May 9, 2009 § 8 Comments
Sappho, Charles-August Mengin, 1877
Today I am seeing Sanna (Susannah), my high school friend, whom until recently I hadn’t seen in 14 years. Facebook reconnected us.
Her older sister was my best friend, so she came to me in the role of the little sister. Big-eyed, petite, pretty as a doll, very long wavy dark hair, she was just what a little sister should be: admiring and sweet. She told me her sister Abby was beautiful and fascinating. She was her staunchest defender. She was everything I wanted to be to my older sister but never could because there was too much rivalry between us, though I also thought my sister was beautiful and fascinating.
Sanna was my experiment in corruption. Most of it was make-believe: a lot of hot air from me, yearning from her. But I did get her drunk—or tipsy—a few times before she was 16. I think we smoked pot together. I told her stories about sex, since I had had a bit by then, a few nights here and there with Jerome and Jonathan and Ken: Ken in the woods, sticks biting my back, in my bedroom in the house on Bank Street while my mother and stepfather chatted in the kitchen 3 flights below, on my scary Aunt June’s water bed (she didn’t allow males in her apartment, but she wasn’t home).
It’s so easy, even now, to leave out the parts about loneliness and desperation. It was erotic; it was exciting. I wouldn’t give back those experiences. But with Sanna I jumped at the chance to practice my craft of cleaning up the stories so they were properly corrupting (in the best sense): only the worldliness, none of the shame.
Her older sister listened too, but more skeptically. She was well acquainted with her dark side, which was why we had become friends in the first place. Dark, smart, sarcastic and weird: that was Abby. Sanna was the little sunshine girl, the lambkin who took a few more years to find her own darkness and weirdness.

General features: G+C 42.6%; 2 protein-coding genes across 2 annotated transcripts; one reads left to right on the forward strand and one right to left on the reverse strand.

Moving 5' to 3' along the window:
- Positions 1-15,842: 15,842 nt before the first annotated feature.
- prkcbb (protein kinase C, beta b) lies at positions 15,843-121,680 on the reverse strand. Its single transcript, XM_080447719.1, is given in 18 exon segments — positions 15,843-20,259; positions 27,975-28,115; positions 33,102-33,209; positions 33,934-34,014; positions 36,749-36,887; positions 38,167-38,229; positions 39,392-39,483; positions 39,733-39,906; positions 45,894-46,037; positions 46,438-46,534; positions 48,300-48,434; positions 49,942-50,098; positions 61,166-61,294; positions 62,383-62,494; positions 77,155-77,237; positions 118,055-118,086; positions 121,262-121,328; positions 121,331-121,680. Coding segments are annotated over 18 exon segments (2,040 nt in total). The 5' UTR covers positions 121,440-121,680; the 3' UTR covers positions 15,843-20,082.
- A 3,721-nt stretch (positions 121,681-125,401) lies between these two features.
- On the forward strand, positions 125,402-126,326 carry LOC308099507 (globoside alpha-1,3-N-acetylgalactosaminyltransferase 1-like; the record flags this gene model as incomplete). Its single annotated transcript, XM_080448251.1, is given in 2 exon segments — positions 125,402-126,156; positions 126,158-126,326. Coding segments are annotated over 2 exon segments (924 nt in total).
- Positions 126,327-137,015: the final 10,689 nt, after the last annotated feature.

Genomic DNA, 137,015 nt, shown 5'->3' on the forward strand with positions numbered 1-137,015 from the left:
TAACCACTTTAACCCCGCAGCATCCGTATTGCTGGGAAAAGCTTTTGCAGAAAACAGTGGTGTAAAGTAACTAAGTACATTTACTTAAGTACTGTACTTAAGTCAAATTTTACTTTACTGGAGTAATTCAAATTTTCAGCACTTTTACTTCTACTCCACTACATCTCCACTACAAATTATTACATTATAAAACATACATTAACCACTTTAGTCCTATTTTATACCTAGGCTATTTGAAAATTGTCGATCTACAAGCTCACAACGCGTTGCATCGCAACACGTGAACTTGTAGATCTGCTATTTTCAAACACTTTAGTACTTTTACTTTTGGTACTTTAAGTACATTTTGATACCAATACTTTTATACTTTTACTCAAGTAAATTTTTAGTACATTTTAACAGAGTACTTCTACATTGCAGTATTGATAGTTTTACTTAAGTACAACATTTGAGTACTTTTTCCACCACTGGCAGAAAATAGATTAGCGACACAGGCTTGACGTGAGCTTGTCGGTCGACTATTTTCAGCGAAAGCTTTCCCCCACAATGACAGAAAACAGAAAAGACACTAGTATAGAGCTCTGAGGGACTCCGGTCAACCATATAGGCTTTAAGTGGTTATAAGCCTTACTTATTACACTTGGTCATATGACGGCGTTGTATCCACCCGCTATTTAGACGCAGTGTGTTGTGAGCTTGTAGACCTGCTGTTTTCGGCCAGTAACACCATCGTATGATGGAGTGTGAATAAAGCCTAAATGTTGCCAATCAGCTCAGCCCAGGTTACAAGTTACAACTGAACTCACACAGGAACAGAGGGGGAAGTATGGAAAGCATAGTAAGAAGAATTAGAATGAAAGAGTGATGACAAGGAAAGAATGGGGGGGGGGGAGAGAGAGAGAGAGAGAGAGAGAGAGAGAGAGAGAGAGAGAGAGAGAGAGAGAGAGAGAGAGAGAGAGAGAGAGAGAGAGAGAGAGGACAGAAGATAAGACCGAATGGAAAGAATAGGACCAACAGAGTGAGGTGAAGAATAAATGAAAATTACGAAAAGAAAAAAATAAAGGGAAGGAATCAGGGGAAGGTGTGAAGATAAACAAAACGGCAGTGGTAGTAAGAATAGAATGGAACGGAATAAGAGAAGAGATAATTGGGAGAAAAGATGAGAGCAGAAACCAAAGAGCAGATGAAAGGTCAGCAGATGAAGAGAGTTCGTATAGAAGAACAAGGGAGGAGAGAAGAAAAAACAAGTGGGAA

And now Abby’s happy. In her pictures (I haven’t seen her in decades) she looks radiant, while Sanna’s face is shadowed with all that hasn’t worked out. Middle-aged sorrow, that frame I am so accustomed to, though Sanna still looks pre-Raphaelite to me.
She’s writing a novel. When I close my eyes, I can see her handwriting on a story she wrote in high school, though I don’t recall the story. I remember thinking her handwriting was very soothing. And I remember the time I wanted to make an invocation to some goddess or another and Abby and I talked Sanna into lying naked on a table while we covered her with fruits and vegetables. It had to be her because she was the virgin.
She’s probably still embarrassed about this. Too bad. Most virgins in that position get fed to dragons. All Abby and I did was admire our own silliness and marvel at how obedient Sanna was.
In boarding school, 18 months earlier, I used a real centuries-old magic book, banded together with Ken, Amy Wallace and a few others, built a fire on a hillside and invoked a demon to kill a teacher. (It didn’t work, maybe because the others were too chicken to voice this wish. I was the only one.) With Sanna and Abby, all I remember doing is giggling.
The Dog of Art
That dog with daisies for eyes
who flashes forth
flame of his very self at every bark
is the Dog of Art.
Worked in wool, his blind eyes
look inward to caverns and jewels
which they see perfectly,
and his voice
measures forth the treasure
in music sharp and loud,
sharp and bright,
bright flaming barks,
and growling smoky soft, the Dog
of Art turns to the world
the quietness of his eyes.